How the US military made a wartime factory disappear
IT WAS a suburban paradise. Pretty white houses dotted the lush green landscape, which was dappled with hedgerows and shrubs. Laundry hung out to dry behind white picket fences. Gardeners mowed manicured lawns, residents sunbathed, and cars moved lazily across broad tree-lined avenues set amid a verdant patchwork of farmland.
It was the height of the Second World War but this site on the outskirts of Los Angeles was a tranquil idyll. And it was all fake: every home, every tree, every piece of washing. Even the residents were actors.
This was one of the war’s little known and most unlikely exploits in camouflage. From the air it appeared to be a rural community sleepily going about its business. But beneath the illusion hid Lockheed’s biggest aircraft factory, where 94,000 workers toiled around the clock churning out B-17 bombers and P-38 Lightning fighter planes.
“This secret utopia existed abovewith the industry of war in a dirty factory beneath,” says British author Graham Rawle, who uses the hidden military facility that was the size of a small town as the setting for his latest book, Overland. A work of fiction, Rawle’s book draws its inspiration from the flights of imagination that transformed an industrial plant into a suburban dream when viewed from the air.
“It was an astonishing sleight of hand. Up in the air it would have looked to enemy aircraft like a picture-perfect suburb,” says Rawle.
Disguising the factory became a priority when America was dragged into the war after Japan bombed Pearl Harbor in 1941. Colonel John Ohmer, who the previous year had seen fields in England disguised as fake factories to lure Luftwaffe bombs during the Battle of Britain, was entrusted with the cover-up.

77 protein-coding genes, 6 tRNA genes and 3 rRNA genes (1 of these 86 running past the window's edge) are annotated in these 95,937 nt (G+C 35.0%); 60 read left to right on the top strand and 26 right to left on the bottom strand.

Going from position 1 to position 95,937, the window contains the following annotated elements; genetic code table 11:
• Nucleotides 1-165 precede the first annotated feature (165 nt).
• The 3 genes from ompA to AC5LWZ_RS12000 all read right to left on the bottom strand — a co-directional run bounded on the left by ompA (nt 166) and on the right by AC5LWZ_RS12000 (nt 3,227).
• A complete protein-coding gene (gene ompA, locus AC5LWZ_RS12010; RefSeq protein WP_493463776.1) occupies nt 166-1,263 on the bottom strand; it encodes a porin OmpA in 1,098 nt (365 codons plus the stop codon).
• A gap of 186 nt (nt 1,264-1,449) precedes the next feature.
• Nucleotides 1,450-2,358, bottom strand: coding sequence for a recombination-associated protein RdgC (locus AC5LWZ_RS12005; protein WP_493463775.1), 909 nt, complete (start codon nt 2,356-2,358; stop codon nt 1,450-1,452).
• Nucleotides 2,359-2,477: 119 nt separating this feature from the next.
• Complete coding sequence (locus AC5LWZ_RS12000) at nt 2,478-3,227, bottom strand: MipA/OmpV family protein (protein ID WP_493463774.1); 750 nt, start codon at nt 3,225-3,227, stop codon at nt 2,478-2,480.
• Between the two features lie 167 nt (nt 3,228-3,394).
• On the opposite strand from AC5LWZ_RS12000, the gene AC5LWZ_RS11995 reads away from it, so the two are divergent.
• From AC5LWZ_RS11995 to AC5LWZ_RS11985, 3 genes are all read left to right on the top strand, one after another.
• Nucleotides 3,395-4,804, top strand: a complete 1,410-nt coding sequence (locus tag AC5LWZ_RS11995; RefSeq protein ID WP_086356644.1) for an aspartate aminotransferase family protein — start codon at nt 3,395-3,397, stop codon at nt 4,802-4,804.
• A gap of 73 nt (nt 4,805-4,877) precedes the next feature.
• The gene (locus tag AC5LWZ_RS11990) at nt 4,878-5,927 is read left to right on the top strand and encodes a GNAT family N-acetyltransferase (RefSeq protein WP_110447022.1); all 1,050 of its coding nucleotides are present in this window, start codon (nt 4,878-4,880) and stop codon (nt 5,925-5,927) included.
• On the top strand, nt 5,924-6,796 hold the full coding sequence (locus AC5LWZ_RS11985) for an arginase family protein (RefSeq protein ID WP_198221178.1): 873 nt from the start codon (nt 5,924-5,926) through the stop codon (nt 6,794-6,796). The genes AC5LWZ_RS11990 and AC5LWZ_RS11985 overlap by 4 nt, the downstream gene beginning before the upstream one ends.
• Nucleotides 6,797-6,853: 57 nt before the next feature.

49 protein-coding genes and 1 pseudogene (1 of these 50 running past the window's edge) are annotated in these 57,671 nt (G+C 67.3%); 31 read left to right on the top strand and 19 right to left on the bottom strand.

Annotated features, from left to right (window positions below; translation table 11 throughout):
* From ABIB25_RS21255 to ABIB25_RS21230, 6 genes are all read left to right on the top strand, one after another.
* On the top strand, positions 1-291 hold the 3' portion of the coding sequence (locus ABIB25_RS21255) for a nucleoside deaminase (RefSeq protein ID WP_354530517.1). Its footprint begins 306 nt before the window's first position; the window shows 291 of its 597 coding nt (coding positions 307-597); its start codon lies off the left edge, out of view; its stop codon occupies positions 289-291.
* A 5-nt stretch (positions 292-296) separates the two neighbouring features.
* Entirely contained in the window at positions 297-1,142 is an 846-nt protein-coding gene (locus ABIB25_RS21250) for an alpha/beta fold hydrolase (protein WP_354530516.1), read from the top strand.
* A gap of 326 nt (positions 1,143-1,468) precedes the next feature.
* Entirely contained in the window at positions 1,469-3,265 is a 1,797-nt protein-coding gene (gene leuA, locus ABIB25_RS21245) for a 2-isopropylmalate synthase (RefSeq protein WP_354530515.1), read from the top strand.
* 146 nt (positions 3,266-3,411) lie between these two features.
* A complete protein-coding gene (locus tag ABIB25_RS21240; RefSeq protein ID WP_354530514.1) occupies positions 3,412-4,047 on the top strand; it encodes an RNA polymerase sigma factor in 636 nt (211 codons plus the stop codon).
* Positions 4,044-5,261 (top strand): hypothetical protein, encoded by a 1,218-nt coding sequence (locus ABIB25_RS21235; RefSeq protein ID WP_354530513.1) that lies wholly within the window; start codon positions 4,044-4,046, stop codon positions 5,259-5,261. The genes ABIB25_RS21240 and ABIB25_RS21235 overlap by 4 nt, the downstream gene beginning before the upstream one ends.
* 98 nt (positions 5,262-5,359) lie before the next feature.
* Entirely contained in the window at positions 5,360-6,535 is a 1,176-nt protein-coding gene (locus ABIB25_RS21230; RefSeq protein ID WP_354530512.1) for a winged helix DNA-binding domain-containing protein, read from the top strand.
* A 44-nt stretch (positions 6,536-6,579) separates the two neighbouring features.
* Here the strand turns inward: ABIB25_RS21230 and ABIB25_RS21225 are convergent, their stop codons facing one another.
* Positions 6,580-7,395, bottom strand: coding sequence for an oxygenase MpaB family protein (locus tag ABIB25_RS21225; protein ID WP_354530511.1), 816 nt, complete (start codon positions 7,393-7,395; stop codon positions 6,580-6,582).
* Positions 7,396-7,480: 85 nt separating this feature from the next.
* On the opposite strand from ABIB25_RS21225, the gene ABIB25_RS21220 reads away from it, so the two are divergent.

“He was an amateur magician and this was his greatest disappearing trick,” says Rawle.
Armed with a camouflage engineering battalion, Colonel Ohmer turned to Hollywood, recruiting set designers, painters, prop men and artists from studios including Disney, Paramount, MGM, Warner Bros and 20th Century Fox.
Gin Los Angeles IANT factory buildings were hidden beneath acres of chicken wire, netting and a coarse fabric called burlap painted various shades of green. On this faux landscape were raised giant fake houses with red roofs, mounted on wooden frames.
Fake farms were erected complete with plaster animals, barns and silos. Hundreds of fake trees crafted from chicken wire were dotted across the rooftop greenery, with leaves made of chicken feathers spray-painted green and brown. Giant inflatable cars were parked outside the fake houses and washing lines were strung with laundry.
But maintaining the illusion required signs of life and activity. “Factory workers were employed to put up fake washing in the morning and take it down at night,” says Rawle. Actors were hired to sunbathe on the fake lawns outside their fake homes and workers performed fake gardening to fool anyone watching from the sky.
Catwalks were built above the factory so that workers could take strolls through the faux fields above and inflatable rubber vehicles were moved back and forth, as if residents were heading to work and returning home. Model animals were routinely moved around.
Air ducts were disguised as fire hydrants in the fake landscape above. An elaborate array of tunnels allowed workers to move around the factory’s buildings without being seen by any Japanese bombers overhead. The Lockheed factory runway was painted different shades of green to look like fields of wheat and barley and lined with fake trees. “It was so well disguised that pilots who took off couldn’t find it again and had to land elsewhere,” says Rawle.